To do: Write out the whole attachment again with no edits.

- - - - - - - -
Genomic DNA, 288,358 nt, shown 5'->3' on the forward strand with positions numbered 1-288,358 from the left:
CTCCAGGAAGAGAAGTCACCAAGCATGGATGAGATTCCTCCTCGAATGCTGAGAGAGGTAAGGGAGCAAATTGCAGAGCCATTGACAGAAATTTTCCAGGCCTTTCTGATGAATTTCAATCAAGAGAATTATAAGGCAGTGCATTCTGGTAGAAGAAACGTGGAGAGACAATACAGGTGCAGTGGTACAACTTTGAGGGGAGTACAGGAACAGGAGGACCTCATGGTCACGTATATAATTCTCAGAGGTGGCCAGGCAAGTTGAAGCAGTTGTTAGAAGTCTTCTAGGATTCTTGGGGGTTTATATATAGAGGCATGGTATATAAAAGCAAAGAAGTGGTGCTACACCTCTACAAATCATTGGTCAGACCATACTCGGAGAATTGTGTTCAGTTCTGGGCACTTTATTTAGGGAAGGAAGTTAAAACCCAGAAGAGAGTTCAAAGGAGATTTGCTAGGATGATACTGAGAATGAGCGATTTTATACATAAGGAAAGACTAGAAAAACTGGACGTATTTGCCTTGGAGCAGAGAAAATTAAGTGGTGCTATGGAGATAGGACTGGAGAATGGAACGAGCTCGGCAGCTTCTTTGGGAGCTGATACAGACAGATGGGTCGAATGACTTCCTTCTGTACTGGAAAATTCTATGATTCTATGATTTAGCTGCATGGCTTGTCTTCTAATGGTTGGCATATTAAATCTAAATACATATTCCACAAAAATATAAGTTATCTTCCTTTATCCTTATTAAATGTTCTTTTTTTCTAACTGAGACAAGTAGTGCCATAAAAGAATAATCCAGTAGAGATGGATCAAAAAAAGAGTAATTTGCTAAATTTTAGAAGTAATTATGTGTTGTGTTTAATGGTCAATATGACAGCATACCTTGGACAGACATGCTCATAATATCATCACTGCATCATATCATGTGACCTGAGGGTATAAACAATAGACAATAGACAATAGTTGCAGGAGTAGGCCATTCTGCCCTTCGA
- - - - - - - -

Genomic DNA, 288,358 nt, shown 5'->3' on the forward strand with positions numbered 1-288,358 from the left:
CTCCAGGAAGAGAAGTCACCAAGCATGGATGAGATTCCTCCTCGAATGCTGAGAGAGGTAAGGGAGCAAATTGCAGAGCCATTGACAGAAATTTTCCAGGCCTTTCTGATGAATTTCAATCAAGAGAATTATAAGGCAGTGCATTCTGGTAGAAGAAACGTGGAGAGACAATACAGGTGCAGTGGTACAACTTTGAGGGGAGTACAGGAACAGGAGGACCTCATGGTCACGTATATAATTCTCAGAGGTGGCCAGGCAAGTTGAAGCAGTTGTTAGAAGTCTTCTAGGATTCTTGGGGGTTTATATATAGAGGCATGGTATATAAAAGCAAAGAAGTGGTGCTACACCTCTACAAATCATTGGTCAGACCATACTCGGAGAATTGTGTTCAGTTCTGGGCACTTTATTTAGGGAAGGAAGTTAAAACCCAGAAGAGAGTTCAAAGGAGATTTGCTAGGATGATACTGAGAATGAGCGATTTTATACATAAGGAAAGACTAGAAAAACTGGACGTATTTGCCTTGGAGCAGAGAAAATTAAGTGGTGCTATGGAGATAGGACTGGAGAATGGAACGAGCTCGGCAGCTTCTTTGGGAGCTGATACAGACAGATGGGTCGAATGACTTCCTTCTGTACTGGAAAATTCTATGATTCTATGATTTAGCTGCATGGCTTGTCTTCTAATGGTTGGCATATTAAATCTAAATACATATTCCACAAAAATATAAGTTATCTTCCTTTATCCTTATTAAATGTTCTTTTTTTCTAACTGAGACAAGTAGTGCCATAAAAGAATAATCCAGTAGAGATGGATCAAAAAAAGAGTAATTTGCTAAATTTTAGAAGTAATTATGTGTTGTGTTTAATGGTCAATATGACAGCATACCTTGGACAGACATGCTCATAATATCATCACTGCATCATATCATGTGACCTGAGGGTATAAACAATAGACAATAGACAATAGTTGCAGGAGTAGGCCATTCTGCCCTTCGA